3. Be able to critically examine what you hear about the world. This course is not about you adopting mine, or anyone else’s, perspective on the world. What this is about is realizing that there are multiple perspectives about many of the world’s big and little issues, and being able to examine your’s and others’ assumptions about how the world works. This does not mean not having a position, only a willingness to examine other perspectives on their own terms.
Regional Geography (without sub-regions): Global Patterns, Local Lives, 3rd Edition. By
Student Atlas of World Geography, 4th Edition. By John Allen. McGraw-Hill/Dushkin. ISBN: 0-07-299846-6
Monday, July 2, Class will not meet
(instructor out of town) – PowerPoint and mp3 lecture on
Wednesday, July 4, No Class, University Closed
Wednesday, July 11, First Map Quiz – North America, Middle/South
Monday, July 16. Second Map Quiz – Europe,
Wednesday, July 18, First Exam
Monday, July 23, Third Map Quiz – North Africa, Southwest Asia,
Thursday, July 24, Last Day to Drop Course with DR grade
Monday, July 30, Fourth Map Test – South Asia, East Asia,
Wednesday, August 8, Final Exam
There will be 400 total points available in this class, broken down as follows:
50 points: Map Quizzes
150 points: Exam 1
200 points: Exam 2
400 points Total
The grading scale is A = 100-93%, A- = 92.9-90%, B+ = 89.9-87%, B = 86.9-83%, B- =82.9%-80%, C+ = 79.9-77%, C = 76.9-73%, C- = 72.9-70%, D+ = 69.9-67%, D = 66.9-63%, D- = 62-60% F = 59-0%, which translates to, in points:
A : 400 thru 372 points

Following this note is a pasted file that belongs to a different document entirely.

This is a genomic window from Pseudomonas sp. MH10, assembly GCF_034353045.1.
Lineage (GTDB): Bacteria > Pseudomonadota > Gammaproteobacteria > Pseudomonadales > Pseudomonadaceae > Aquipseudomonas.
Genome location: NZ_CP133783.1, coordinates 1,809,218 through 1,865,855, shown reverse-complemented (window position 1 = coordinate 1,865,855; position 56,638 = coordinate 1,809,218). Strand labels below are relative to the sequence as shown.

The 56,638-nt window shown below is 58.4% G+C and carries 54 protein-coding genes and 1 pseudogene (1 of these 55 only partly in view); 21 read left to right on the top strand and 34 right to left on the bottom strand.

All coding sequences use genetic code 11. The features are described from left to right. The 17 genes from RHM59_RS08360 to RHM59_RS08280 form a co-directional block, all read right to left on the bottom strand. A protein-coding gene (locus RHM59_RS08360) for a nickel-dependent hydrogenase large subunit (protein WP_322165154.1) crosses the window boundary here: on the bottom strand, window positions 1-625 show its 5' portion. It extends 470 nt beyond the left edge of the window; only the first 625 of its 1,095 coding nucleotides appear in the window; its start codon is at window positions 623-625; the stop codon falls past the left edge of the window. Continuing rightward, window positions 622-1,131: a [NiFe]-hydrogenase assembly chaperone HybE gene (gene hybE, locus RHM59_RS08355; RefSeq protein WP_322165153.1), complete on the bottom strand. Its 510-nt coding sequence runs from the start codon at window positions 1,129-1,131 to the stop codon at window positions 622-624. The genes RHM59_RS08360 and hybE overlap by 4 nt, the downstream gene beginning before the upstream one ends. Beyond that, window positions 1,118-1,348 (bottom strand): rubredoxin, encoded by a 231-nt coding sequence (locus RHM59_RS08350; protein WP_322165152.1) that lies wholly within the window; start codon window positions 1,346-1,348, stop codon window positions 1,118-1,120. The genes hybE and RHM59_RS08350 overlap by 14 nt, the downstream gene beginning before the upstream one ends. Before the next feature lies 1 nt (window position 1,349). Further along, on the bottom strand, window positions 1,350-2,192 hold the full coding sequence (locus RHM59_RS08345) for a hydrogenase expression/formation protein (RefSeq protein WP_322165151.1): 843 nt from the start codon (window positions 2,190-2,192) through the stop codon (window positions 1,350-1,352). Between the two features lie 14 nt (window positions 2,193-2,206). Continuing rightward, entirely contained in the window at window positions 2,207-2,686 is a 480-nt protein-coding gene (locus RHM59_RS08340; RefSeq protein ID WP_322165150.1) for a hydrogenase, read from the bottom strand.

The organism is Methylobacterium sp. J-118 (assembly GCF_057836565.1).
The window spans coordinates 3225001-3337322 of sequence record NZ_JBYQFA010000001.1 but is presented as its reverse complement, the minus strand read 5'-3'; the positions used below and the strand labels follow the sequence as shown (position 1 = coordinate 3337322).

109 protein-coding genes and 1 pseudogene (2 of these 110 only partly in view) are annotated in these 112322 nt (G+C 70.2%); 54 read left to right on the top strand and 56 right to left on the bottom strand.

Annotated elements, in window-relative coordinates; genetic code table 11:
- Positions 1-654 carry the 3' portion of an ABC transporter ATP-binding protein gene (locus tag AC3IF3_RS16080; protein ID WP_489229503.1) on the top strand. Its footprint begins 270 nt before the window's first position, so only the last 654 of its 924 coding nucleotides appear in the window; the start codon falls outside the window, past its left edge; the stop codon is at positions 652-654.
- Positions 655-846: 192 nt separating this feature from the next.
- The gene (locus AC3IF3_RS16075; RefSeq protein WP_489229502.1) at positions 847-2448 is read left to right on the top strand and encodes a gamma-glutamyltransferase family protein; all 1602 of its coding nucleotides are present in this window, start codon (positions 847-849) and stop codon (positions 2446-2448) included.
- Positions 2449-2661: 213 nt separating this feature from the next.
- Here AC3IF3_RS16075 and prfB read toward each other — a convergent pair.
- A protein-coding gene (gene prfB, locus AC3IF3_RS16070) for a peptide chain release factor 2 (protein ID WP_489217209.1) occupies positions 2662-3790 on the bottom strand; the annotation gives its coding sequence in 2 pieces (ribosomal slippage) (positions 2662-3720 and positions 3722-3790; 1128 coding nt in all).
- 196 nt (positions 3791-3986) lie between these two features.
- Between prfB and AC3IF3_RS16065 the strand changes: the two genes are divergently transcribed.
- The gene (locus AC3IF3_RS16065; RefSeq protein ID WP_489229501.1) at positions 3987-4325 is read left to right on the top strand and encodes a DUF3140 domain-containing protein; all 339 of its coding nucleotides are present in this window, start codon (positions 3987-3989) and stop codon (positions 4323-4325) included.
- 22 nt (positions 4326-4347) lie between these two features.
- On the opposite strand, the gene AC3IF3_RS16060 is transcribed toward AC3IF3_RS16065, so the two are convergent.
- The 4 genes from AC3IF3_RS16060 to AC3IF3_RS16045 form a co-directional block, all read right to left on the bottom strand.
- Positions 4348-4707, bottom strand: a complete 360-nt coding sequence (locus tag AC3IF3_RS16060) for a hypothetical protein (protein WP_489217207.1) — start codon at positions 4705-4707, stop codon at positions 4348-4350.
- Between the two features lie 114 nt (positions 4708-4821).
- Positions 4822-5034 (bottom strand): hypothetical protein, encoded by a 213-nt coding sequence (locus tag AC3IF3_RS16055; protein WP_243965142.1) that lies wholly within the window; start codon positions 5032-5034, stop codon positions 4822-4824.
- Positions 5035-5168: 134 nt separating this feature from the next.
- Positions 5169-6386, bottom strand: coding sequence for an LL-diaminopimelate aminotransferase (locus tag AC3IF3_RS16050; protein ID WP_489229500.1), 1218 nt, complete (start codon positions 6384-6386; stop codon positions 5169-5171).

A-: 371 thru 360 points
B+: 371 thru 348 points
B: 347 thru 332 points
B-: 331 thru 320 points
C+: 319 thru 308 points
C: 307 thru 292 points
C-: 291 thru 280 points
D+: 279 thru 268 points
D: 267 thru 252 points
D-: 251 thru 240 points
F: 239 thru 0 points
Each exam will be a combination of multiple choice, matching, and short answers/miniature essays, drawn from lectures, readings, videos, etc. – basically anything covered in class or assigned in reading.
On the final, there will be a section very much like the first test that only covers material presented since the first test. On top of that, there will be an additional section which will have a small number of short essays which address global topics – I will give a list of these questions will in advance, and you will get to chose from a number these on the exam. Thus:
Exam 1: 150 pts (all material from beginning of class).
Final Exam: 200 pts (150 pts of material since second exam, plus 50 points worth of essay on global topics)
Throughout the semester there will be four map quizzes, which test your knowledge of where the world’s stuff is on maps. The features that will be tested include, but are not limited to: countries, cities, rivers, seas, mountains, peninsulas, and sub-regions.
You will be given a study list in advance of each map quiz, to help make your task easier.
Map quizzes will contribute a maximum of 50 points towards your final grade. However, there will be more than 50 points of map questions offered during the semester. This means you can miss several questions on map quizzes over the course of the semester, and still receive the full 50 points. This means if you have one poor quiz, or solid, if not perfect, performance on all quizzes, then you will still receive full points.
While I realize this is a short semester, it still helps you greatly if you quickly read the chapter before coming to class. I basically lecture from the book (with a little bit of added material of my own), and having an idea of what is coming up in lecture will help you greatly with keeping up with my pace. It’s a repetition thing – you are my likely to remember if you see it in the book, then here it from me, then finally learn it through studying for the exam.
Attendance and Participation